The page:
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Tuesday, November 28, 2023


When Dion Parson comes home to the Virgin Islands to perform, he brings a lot of baggage. It goes with the territory when you're a drummer.
But when he heads back home to New York, he travels light.
That's because he leaves his drums behind – by design.
"It started two years ago," Parson says. "Every time I come home, I donate a set of my drums to a school." He's given sets to Eudora Kean and Charlotte Amalie High and helped Central High get a set. After Saturday night's concert at the Reichhold Center for the Arts by 21st Century, his New York-based jazz band, he'll be donating the set he uses to a school to be announced.
Each set he gives away is "the set I actually play on for the concert," he explains. "I get some drums, I tour the world with them, then, when I come back home, I leave them and go back and get a new set." While he does have some personal drums that "I would never give away," the ones he uses on tours "are drums I get for the purpose of giving them away." It's not too painful parting with them, he says, because "I have endorsement companies now" that supply the instruments he plays.
The idea of donating drums was a natural outgrowth of Parson's commitment from hi college years to conducting school music workshops when he's on island. He still has this memory from when he was doing one at then-Bertha C. Boschulte Junior High School of "drums held together with strings, sticks broken." He says, matter-of-factly, "When I was a kid, I would've spent my lunch money to buy new sticks, but that's not how it is today."
Now, don't get the idea that Dion Parson is a totally selfless musician. It's important to him that he get credit where credit is due, and he makes the point in talking about 21st Century, the jazz band he and saxophonist and fellow St. Thomian Ron Blake started three years ago.
21st Century came about, Parson says, through "an ongoing process" that led to the "actual formation of the band when we did the first CD" – released in 1998 and titled simply "21st Century." The process got a jump start nine years earlier, when Blake, a graduate student at Northwestern University, and Parson, an undergrad at Rutgers, spent a week playing in a pickup quartet with fellow Virgin Islander Bryce Sebastien, in from New York, on string bass and University of the Virgin Islands faculty member Martin Lamkin on trombone.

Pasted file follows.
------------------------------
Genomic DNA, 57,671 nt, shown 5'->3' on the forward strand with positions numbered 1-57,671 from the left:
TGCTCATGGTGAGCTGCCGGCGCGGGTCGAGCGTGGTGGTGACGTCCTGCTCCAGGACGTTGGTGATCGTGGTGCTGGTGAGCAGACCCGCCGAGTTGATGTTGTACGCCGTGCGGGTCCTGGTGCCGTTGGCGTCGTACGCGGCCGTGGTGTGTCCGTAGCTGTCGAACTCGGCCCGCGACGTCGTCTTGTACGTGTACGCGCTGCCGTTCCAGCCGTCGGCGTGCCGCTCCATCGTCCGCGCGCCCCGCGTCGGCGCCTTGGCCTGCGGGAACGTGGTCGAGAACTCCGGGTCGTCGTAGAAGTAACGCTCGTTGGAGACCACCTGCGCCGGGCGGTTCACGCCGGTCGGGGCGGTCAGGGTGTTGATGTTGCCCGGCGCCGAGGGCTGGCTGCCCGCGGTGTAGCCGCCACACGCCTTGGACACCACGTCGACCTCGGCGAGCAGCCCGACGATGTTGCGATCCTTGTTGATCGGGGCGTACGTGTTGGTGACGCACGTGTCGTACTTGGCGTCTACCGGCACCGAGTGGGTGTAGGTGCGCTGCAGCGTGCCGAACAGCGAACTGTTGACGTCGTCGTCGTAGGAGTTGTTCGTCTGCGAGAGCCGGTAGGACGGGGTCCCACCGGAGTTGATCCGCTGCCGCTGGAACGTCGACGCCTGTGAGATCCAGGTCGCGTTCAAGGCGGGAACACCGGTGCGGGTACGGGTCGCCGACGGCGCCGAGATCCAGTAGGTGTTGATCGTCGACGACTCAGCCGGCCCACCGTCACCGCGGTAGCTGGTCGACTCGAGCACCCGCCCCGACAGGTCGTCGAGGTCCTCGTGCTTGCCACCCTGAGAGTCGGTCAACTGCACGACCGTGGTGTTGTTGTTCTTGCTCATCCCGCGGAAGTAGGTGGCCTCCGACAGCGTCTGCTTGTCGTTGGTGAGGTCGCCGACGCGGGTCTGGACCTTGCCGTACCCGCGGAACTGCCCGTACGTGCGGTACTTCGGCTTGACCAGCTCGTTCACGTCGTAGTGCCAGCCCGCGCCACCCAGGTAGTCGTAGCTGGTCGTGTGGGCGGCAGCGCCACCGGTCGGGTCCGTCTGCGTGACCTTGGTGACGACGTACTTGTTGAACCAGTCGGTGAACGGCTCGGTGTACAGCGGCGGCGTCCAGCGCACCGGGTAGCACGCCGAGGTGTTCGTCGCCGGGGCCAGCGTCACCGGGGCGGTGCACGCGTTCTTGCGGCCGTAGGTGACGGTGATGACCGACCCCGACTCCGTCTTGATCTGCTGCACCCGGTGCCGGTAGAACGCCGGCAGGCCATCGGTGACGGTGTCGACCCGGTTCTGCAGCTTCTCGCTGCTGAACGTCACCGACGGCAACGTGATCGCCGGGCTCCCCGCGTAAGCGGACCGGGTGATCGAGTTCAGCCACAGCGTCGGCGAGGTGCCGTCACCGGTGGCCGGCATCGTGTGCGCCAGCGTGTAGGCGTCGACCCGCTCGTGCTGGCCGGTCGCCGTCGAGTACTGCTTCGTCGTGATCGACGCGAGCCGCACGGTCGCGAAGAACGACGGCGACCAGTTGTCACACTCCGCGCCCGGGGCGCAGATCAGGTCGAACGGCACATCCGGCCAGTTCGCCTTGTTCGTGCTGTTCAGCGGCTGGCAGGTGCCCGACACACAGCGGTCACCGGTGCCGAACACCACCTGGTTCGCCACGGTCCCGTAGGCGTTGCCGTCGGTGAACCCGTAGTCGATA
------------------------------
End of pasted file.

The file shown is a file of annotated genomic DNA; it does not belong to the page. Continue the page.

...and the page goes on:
The occasion was the Premier Virgin Islands Jazz Festival, which had saxophonist Gary Bartz as one of the headliners. Blake and Parson sat in with the Bartz trio and a relationship resulted which has continued through the years.
Parson, son of the late Niels "Sonny" Parson and Winifred Sullivan, and Blake, son of Tommy and Gwendolyn Blake, have also performed with Nancy Wilson, David Sanchez, Terence Blanchard and Diana Reeves and appear on more than 50 recordings in addition to the two 21st Century Cds to date.
On St. Thomas, 21st Century made its debut at Insomnia with Blake doing most of the introductions and fellow St. Thomian Reuben Rogers playing bass. The CD that came out soon thereafter has nine songs, three written by Blake and three by Parson. The CD itself and the spine of the plastic jacket read simply "21st Century / Dion Parson and Ron Blake." It was clearly a crediting of equals.
Now, things have changed.
The concert Saturday night is officially called "Dion Parson Project 2001 with 21st Century and Ron Blake on Sax."
"It's my band," Parson says. "I'm the band leader. Ron is the featured artist of the band."
The new album, recorded in New York last March, is titled "People Music." The cover is a photograph of drums, with the title words across the top and "Dion Parson" in capital letters and "featuring the 21st Century Band" in smaller letters across the bottom.
Although Saturday is the official release date for the album, Parson will be at the Modern Music store in Nisky Center at 6 p.m. on Friday to sign copies – and sell his own "Musicwear" line of T-shirts and hats. "The Musicwear logo is the logo for both 21st Century and for Dion Parson," he says. "It doesn't say either; it promotes the band and it promotes me."
The other members of the band are Carlton Holmes (piano), St. Thomian Reuben Rogers (bass), Ron Jackson (guitar), Robert Thomas Jr. (percussion), Denise Jannah (vocals) and St. Thomian Rashawn Ross (trumpet).
All "have some kind of Caribbean connections or tropical descent," Parson says. Thomas is from the Bahamas, Jackson is from the Philippines and Holmes is someone he has known "for 10 years, since I've been in NewYork; I just introduced him to Jon Lucien and they've been having a wonderful time."
What's on the new album
For "People Music," Parson says, he "basically wrote eight of the nine songs (he composes at the piano), did all of the pre-production, designed the graphics myself." He offers these brief descriptions of the tracks: